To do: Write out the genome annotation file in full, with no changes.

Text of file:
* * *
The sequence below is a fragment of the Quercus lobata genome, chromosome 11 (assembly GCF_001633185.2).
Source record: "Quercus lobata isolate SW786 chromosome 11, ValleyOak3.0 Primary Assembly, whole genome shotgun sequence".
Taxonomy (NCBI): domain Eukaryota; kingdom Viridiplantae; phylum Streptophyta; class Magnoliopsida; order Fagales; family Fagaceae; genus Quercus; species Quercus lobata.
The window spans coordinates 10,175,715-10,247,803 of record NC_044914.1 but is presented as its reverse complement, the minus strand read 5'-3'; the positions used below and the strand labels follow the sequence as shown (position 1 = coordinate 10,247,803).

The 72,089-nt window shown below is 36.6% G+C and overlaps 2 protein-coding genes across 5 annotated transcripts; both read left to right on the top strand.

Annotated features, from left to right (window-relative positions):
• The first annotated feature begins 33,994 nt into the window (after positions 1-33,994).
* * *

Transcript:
The sequence below is a fragment of the Quercus lobata genome, chromosome 11 (assembly GCF_001633185.2).
Source record: "Quercus lobata isolate SW786 chromosome 11, ValleyOak3.0 Primary Assembly, whole genome shotgun sequence".
Taxonomy (NCBI): domain Eukaryota; kingdom Viridiplantae; phylum Streptophyta; class Magnoliopsida; order Fagales; family Fagaceae; genus Quercus; species Quercus lobata.
The window spans coordinates 10,175,715-10,247,803 of record NC_044914.1 but is presented as its reverse complement, the minus strand read 5'-3'; the positions used below and the strand labels follow the sequence as shown (position 1 = coordinate 10,247,803).

The 72,089-nt window shown below is 36.6% G+C and overlaps 2 protein-coding genes across 5 annotated transcripts; both read left to right on the top strand.

Annotated features, from left to right (window-relative positions):
• The first annotated feature begins 33,994 nt into the window (after positions 1-33,994).